All Ages

Thursday, September 30, 2004

Read Like a Kid - Grampa and Julie

Grampa and Julie: Shark Hunters
by Jef Czekaj
128 pages, full-color
published by Top Shelf Productions

On the first day back to school, Julie presents a report on what she did over her summer vacation. Dragging a literal tome up to the podium she begins to recount her adventures with her grandfather and their quest to find Stephen, the largest shark in the world. Along the way they meet up with rapping squirrels, pirates who use cellphones, an alien scientist-monster and more in this first all ages graphic novel from Top Shelf.

The strength of Grampa and Julielies in its frenetic style. The constant unexpected plot twists and weird lack of story logic really work here -- it's like listening to an actual kid tell a story with all of its bizarre tangents and exaggerations. The book is also packed with what I like to call "groan" humor -- it's the kind of jokes that make adults cringe but kids absolutely love it. Remember there's no such thing as a cliche for a child. While Grampa and Julie is far from closely following curriculum, there are a few instances where Czekaj drops in science concepts and terms that most kids between the ages 8 and 12 would probably know. It totally enhances the reading experience here for a kid to either think "hey, I just learned that in school the other day" or "cool, I didn't know that before." Sometimes I feel like a broken record writing here, constantly harping on a good 4 or 5 key elements all kids comics should have. Probably one of the most important of these is large, easy-to-follow panels and Czekaj's book exceeds at that. And while the larger trim size may be a bit wonky for booksellers (publishing kids books is all about maintaining uniform formats and sizes to make things easier for bookstores), it encourages a clear reading experience, especially for a kid who may not have read comics ever before.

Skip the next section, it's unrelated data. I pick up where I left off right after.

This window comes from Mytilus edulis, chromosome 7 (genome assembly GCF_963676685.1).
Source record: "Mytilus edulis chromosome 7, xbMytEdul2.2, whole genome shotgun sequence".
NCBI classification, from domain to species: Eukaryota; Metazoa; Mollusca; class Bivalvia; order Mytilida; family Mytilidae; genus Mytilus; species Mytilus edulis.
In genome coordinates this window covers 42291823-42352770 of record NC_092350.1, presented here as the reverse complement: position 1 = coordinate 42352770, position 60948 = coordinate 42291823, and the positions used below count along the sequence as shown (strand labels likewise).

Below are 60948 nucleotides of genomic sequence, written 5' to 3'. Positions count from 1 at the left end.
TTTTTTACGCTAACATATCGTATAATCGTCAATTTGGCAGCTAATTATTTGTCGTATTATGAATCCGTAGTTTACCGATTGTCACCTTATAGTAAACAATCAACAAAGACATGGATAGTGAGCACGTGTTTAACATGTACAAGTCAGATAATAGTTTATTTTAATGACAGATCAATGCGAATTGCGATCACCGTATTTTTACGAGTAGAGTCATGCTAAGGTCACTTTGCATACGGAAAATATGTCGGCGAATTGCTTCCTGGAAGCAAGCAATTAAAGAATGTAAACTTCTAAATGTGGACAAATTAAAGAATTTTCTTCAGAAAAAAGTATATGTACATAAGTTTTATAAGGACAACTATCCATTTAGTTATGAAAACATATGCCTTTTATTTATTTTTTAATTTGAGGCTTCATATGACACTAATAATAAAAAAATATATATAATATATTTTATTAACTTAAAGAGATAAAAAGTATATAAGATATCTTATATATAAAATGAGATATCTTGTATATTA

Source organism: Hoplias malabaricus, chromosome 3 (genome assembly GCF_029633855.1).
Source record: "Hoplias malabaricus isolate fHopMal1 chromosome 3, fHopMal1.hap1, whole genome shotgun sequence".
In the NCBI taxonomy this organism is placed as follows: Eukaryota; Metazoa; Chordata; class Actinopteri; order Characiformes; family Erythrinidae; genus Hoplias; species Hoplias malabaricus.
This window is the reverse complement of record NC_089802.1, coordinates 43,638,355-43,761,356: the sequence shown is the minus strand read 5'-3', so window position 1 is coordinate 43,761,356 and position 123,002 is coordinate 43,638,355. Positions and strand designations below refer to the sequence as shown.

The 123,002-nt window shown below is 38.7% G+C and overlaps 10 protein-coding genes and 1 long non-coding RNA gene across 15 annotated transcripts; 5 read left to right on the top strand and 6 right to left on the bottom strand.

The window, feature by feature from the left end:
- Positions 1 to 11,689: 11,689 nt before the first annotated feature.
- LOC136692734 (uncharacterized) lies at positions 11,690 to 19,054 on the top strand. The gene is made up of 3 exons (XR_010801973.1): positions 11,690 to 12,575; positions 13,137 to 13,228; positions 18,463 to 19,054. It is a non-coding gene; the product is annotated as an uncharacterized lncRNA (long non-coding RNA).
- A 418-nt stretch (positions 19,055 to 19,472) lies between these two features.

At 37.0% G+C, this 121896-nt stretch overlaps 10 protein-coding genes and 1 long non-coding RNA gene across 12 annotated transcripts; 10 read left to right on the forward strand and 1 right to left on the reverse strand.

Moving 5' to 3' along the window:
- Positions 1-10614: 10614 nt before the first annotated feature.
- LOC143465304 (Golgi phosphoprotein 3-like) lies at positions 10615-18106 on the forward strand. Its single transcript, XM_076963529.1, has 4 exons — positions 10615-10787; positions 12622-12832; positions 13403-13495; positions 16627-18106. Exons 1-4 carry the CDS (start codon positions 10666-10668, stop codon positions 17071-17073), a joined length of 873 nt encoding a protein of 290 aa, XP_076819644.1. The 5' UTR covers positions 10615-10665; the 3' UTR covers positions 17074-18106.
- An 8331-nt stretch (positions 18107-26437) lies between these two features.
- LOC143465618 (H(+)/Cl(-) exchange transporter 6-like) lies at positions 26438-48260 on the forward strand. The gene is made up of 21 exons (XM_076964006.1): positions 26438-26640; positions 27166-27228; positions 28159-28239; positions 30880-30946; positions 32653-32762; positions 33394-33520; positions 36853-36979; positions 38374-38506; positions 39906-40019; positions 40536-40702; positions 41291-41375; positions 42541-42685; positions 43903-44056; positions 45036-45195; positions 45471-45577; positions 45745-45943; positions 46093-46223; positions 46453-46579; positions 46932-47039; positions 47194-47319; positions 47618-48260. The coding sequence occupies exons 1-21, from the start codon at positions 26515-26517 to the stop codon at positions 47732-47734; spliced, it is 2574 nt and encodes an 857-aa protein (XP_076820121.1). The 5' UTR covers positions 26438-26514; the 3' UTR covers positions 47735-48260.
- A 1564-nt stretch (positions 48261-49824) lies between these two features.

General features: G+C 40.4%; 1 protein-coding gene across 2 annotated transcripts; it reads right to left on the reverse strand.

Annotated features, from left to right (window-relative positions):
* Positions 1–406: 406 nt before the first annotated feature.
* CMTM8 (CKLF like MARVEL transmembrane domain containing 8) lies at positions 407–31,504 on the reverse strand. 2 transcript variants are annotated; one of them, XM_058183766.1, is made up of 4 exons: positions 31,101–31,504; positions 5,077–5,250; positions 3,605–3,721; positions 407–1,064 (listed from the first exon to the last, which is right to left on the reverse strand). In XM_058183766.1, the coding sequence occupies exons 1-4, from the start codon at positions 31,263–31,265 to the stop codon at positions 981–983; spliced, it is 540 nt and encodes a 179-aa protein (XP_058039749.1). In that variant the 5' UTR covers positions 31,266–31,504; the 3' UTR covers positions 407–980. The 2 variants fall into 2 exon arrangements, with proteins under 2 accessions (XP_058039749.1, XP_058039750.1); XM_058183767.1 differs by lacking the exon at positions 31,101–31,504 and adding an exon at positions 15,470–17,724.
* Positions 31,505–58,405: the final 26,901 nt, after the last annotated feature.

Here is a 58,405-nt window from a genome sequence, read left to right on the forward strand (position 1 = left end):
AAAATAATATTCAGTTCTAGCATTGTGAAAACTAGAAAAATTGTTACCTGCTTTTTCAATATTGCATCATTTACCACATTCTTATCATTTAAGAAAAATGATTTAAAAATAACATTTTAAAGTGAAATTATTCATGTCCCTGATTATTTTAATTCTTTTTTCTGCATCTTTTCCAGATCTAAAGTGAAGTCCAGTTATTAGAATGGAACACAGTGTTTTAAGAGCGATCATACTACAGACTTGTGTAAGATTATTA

I'm piling in a car with Chris Butcher (of, Bryan O'Malley (of Scott Pilgrim fame), Kean, Hope & Vera (from Image's Flight Anthology) and Jason (of Hey, Wait fame and the equivalent in comics to Cher, but much more quiet but equally talented) for 9 hour drive to Bethesda, Maryland for the Small Press Expo. Jose Villarubia has promised me a night of frolic and dancing on Saturday so I'm thinking this is already going to a be a great time.

Juicy details to come on Monday...

Monday, September 27, 2004

The Very Big Monster Show preview

It looks like everyone's trying their hand at all ages projects. IDW will be publishing a 56-page one shot called The Very Big Monster Show by Steven Niles and Butch Adams. CBR has a preview and a short interview with the writer.